A Thousand Splendid, Sorrowful Seconds
A Review of A Thousand Splendid Suns at A.C.T.


There is little more jarring than an unmedicated woman undergoing a cesarean section as blank-eyed Taliban soldiers with rifles stand by. And yet, a handful of moments in A.C.T’s A Thousand Splendid Suns rival the hospital scene for the stomach-churning reaction it elicits. Throughout the show, the audience is at once drawn into a fully-formed world dripping with what feels, at its best, like the core of human experience and repelled by the same world’s colossal violence and sorrow.

A Thousand Splendid Suns—based on the eponymous book by award-winning Khaled Hosseini and adapted for the stage by Ursula Rani Sarma—is the story of three generations of Afghan women subject to abuse and misogyny during the historically turbulent period of the Afghan Civil War. Just minutes after the curtain opens, a shell strikes Laila’s (Nadine Malouf) home, leaving the intellectually curious teenager orphaned and injured. After her parents’ death, she is taken in by a neighbor, Rasheed (Haysam Kadri), and manipulated into becoming his second wife. And so begins the brutal and beautiful story of Laila, Rasheed’s first wife, Mariam (Kate Rigg), and Laila’s children, punctuated by flashbacks of Mariam’s harrowing mother (Denmo Ibrahim).

Carey Perloff’s direction is expert. The mesmerizing lighting, set design, and live music elevate her directorial vision and integrate seamlessly into the show’s narrative. A Thousand Splendid Suns’ visual perfection—the multi-use scenic archways, the masterful lighting, the wiry sun/moon that cyclically glides in front of the cyclorama—illustrates a relic of Kabul’s former splendor rather than a mirror of its current horror. This contrast, which only intensifies as the show progresses, forces the audience to grapple with what it means for one’s home to become unrecognizable. The symbiosis between the show’s design and its direction is most evident in a pair of split-stage scenes. The first depicts Rasheed’s simultaneous torture of his wives in separate rooms; the second shows Laila wiping dirt out of her wounds in the wreckage of her childhood home while Mariam cleans the floor of Laila’s soon-to-be house. In each, the lighting is so precise that the coincidence of two moments on one stage seems not just conceivable but almost non-negotiable.


The second act begins with Laila’s young daughter Aziza (Nikita Tewani) incredulously reading the new law of the land: “Attention, women: you will not laugh in public.” Samra’s commentary on the implications of womanhood in Kabul is most powerful in moments of contrast: not just when men and women are treated unequally, but also in the notable shift in women’s role pre and post-Taliban takeover. Laila, who is initially praised by Rasheed for her intellect, is suddenly berated for daring to use sophisticated language; Mariam states outright that the birth of a daughter is a greater sin than a miscarriage; Rasheed insists a daughter is so insignificant that, should he have one, he’ll let his wife name her; Aziza is forbidden from attending school, and starved so her brother can eat, and, and, and. . . Yet the terror of existing as a woman in the Afghanistan of the show is combatted by Laila and Mariam’s impenetrable friendship (bolstered by Malif and Rigg’s chemistry and each actor’s individual prowess). In just a few relishable moments, the two are able to achieve a semblance of victory, or at least progress—in conspiring to send Aziza to school, in sitting together for tea, and finally in Laila’s choice to name her third child after Mariam as a display of agency and love.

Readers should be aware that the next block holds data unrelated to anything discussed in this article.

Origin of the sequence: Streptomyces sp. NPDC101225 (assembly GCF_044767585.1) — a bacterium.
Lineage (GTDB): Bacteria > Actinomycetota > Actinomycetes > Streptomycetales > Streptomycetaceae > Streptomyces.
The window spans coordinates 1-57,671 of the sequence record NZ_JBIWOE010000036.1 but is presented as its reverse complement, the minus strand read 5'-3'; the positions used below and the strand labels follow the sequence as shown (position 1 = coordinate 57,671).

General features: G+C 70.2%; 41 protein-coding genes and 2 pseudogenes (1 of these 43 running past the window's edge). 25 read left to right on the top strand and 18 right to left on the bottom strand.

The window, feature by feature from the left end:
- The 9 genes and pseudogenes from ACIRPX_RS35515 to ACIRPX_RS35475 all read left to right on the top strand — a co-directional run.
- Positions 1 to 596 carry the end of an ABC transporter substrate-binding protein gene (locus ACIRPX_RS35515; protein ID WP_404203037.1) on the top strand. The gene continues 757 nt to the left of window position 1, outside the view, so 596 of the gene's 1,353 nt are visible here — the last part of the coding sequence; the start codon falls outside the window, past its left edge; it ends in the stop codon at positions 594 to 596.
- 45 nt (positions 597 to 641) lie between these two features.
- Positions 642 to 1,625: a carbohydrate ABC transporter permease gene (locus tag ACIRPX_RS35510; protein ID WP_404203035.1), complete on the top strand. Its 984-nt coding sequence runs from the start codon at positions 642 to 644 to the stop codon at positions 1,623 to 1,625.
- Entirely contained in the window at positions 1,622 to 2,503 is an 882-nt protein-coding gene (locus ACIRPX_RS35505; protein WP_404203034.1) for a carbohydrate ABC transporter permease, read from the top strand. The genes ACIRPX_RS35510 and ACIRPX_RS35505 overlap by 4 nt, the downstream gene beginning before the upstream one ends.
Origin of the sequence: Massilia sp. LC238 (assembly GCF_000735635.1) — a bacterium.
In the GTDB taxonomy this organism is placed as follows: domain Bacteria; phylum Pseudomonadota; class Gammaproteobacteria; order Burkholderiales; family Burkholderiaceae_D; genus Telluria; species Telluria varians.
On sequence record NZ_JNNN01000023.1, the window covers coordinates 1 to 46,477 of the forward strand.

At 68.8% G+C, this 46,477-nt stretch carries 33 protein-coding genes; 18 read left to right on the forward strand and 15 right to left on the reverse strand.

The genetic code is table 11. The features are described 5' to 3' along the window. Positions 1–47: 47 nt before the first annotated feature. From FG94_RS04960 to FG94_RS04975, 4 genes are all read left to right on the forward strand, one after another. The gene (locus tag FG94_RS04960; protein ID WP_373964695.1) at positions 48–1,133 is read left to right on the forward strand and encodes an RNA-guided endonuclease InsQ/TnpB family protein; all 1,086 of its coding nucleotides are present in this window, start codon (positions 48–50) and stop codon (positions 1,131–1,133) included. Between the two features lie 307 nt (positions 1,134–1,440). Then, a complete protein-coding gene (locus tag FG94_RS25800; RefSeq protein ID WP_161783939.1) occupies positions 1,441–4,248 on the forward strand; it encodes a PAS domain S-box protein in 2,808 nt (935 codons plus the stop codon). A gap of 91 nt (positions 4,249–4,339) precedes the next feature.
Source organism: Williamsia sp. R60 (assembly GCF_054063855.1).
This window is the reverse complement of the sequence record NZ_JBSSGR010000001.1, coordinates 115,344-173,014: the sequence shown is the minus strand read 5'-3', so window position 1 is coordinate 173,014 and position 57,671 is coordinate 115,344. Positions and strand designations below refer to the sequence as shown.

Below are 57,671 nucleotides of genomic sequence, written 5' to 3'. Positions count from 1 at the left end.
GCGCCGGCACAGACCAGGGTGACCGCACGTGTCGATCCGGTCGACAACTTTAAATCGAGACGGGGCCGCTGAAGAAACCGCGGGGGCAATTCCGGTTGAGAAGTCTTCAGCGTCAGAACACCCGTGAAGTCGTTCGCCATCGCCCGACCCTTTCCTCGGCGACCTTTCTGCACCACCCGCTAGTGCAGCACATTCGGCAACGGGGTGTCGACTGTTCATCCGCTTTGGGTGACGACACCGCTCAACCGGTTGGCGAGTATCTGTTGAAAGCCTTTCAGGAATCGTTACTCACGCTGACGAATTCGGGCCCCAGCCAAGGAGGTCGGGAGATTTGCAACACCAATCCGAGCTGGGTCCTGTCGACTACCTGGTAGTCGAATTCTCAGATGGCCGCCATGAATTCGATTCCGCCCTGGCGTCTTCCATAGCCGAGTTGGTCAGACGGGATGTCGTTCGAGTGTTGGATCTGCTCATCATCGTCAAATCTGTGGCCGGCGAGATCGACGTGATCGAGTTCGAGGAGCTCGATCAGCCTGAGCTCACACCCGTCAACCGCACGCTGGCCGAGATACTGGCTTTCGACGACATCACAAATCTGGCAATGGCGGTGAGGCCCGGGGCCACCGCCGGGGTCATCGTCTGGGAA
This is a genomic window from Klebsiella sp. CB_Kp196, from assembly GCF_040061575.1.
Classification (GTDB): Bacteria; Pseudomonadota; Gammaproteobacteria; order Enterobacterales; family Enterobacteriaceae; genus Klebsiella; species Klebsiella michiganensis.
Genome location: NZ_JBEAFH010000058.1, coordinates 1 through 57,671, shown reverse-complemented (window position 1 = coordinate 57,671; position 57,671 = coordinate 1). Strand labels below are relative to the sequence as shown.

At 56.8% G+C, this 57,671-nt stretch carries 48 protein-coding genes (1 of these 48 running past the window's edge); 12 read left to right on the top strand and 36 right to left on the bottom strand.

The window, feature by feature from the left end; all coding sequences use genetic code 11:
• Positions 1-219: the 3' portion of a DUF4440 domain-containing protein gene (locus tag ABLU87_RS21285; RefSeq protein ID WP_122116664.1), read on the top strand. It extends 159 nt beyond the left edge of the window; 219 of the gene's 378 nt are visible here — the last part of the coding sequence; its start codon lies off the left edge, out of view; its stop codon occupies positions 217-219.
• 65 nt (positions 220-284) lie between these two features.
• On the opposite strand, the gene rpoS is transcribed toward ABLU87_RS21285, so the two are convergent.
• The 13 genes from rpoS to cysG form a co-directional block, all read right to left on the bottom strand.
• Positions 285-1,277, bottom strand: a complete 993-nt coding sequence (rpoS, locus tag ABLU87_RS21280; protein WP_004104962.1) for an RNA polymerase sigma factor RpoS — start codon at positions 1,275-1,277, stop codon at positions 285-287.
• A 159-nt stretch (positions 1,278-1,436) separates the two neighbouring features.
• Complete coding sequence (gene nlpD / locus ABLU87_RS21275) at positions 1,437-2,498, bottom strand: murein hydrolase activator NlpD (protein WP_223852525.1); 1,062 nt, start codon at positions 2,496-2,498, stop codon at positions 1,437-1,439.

There are moments in which the scope of the play’s tragedy, which is deeply personal and far-reaching, feels uncontainable on the stage. Though the cast is talented without exception, there are scenes in which the content feels insurmountable, overwhelming, and lacking specificity. These small blips, however, are rendered irrelevant by Rigg’s magnetism, Tewani’s earnestness, and Kadri’s flickers of humanity amidst his terrifying demeanor?

Though the seconds of laughter and borderline-happiness are near impossible to savor for an audience who knows the future—that abusive husbands are rarely one-time offenders, that the Taliban will win the war, that this history so compellingly depicted continues to unravel. In spite of all this, and to the pleasure of the audience, Sarma and Perloff succeed in creating a work that forges hope in the capacity for relationships to provide joy in the face of all else.

Photos courtesy of Kevin Berne

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